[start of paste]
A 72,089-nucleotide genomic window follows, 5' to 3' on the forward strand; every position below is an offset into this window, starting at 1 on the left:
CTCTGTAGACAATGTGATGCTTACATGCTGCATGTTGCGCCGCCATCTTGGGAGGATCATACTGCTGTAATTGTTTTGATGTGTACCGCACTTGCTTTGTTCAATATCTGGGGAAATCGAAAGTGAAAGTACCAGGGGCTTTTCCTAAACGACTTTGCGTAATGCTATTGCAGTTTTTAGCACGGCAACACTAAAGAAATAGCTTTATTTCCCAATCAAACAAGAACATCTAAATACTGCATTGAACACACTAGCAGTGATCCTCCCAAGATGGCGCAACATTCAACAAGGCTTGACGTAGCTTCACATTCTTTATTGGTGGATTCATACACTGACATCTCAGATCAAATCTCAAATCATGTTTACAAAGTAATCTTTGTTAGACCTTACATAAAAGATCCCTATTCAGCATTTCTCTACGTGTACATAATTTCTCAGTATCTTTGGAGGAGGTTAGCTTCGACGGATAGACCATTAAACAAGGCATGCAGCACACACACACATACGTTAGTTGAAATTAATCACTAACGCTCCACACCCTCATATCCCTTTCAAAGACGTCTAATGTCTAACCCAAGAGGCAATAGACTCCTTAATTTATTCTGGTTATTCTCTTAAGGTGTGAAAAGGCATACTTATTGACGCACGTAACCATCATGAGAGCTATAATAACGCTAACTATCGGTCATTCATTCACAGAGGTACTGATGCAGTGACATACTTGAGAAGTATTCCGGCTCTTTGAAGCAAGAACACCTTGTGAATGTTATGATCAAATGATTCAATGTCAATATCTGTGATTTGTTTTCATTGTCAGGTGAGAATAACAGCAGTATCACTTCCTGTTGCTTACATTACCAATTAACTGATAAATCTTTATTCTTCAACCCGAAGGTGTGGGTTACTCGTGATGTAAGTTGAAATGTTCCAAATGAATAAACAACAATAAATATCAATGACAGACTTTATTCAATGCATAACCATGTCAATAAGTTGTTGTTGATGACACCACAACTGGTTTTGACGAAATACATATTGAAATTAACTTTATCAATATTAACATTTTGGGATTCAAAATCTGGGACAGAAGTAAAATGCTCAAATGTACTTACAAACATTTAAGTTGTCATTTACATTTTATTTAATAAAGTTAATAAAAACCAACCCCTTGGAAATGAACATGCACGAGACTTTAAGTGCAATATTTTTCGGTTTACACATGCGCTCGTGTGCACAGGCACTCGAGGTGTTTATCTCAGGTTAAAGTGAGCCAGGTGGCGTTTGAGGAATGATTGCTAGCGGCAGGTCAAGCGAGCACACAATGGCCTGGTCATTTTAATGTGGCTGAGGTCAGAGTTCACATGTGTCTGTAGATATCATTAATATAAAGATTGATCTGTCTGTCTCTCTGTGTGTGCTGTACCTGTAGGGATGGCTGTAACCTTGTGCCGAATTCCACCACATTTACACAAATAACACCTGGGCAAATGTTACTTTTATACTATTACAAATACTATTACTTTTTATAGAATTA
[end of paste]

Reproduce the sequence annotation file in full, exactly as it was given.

A 72,089-nucleotide genomic window follows, 5' to 3' on the forward strand; every position below is an offset into this window, starting at 1 on the left:
CTCTGTAGACAATGTGATGCTTACATGCTGCATGTTGCGCCGCCATCTTGGGAGGATCATACTGCTGTAATTGTTTTGATGTGTACCGCACTTGCTTTGTTCAATATCTGGGGAAATCGAAAGTGAAAGTACCAGGGGCTTTTCCTAAACGACTTTGCGTAATGCTATTGCAGTTTTTAGCACGGCAACACTAAAGAAATAGCTTTATTTCCCAATCAAACAAGAACATCTAAATACTGCATTGAACACACTAGCAGTGATCCTCCCAAGATGGCGCAACATTCAACAAGGCTTGACGTAGCTTCACATTCTTTATTGGTGGATTCATACACTGACATCTCAGATCAAATCTCAAATCATGTTTACAAAGTAATCTTTGTTAGACCTTACATAAAAGATCCCTATTCAGCATTTCTCTACGTGTACATAATTTCTCAGTATCTTTGGAGGAGGTTAGCTTCGACGGATAGACCATTAAACAAGGCATGCAGCACACACACACATACGTTAGTTGAAATTAATCACTAACGCTCCACACCCTCATATCCCTTTCAAAGACGTCTAATGTCTAACCCAAGAGGCAATAGACTCCTTAATTTATTCTGGTTATTCTCTTAAGGTGTGAAAAGGCATACTTATTGACGCACGTAACCATCATGAGAGCTATAATAACGCTAACTATCGGTCATTCATTCACAGAGGTACTGATGCAGTGACATACTTGAGAAGTATTCCGGCTCTTTGAAGCAAGAACACCTTGTGAATGTTATGATCAAATGATTCAATGTCAATATCTGTGATTTGTTTTCATTGTCAGGTGAGAATAACAGCAGTATCACTTCCTGTTGCTTACATTACCAATTAACTGATAAATCTTTATTCTTCAACCCGAAGGTGTGGGTTACTCGTGATGTAAGTTGAAATGTTCCAAATGAATAAACAACAATAAATATCAATGACAGACTTTATTCAATGCATAACCATGTCAATAAGTTGTTGTTGATGACACCACAACTGGTTTTGACGAAATACATATTGAAATTAACTTTATCAATATTAACATTTTGGGATTCAAAATCTGGGACAGAAGTAAAATGCTCAAATGTACTTACAAACATTTAAGTTGTCATTTACATTTTATTTAATAAAGTTAATAAAAACCAACCCCTTGGAAATGAACATGCACGAGACTTTAAGTGCAATATTTTTCGGTTTACACATGCGCTCGTGTGCACAGGCACTCGAGGTGTTTATCTCAGGTTAAAGTGAGCCAGGTGGCGTTTGAGGAATGATTGCTAGCGGCAGGTCAAGCGAGCACACAATGGCCTGGTCATTTTAATGTGGCTGAGGTCAGAGTTCACATGTGTCTGTAGATATCATTAATATAAAGATTGATCTGTCTGTCTCTCTGTGTGTGCTGTACCTGTAGGGATGGCTGTAACCTTGTGCCGAATTCCACCACATTTACACAAATAACACCTGGGCAAATGTTACTTTTATACTATTACAAATACTATTACTTTTTATAGAATTA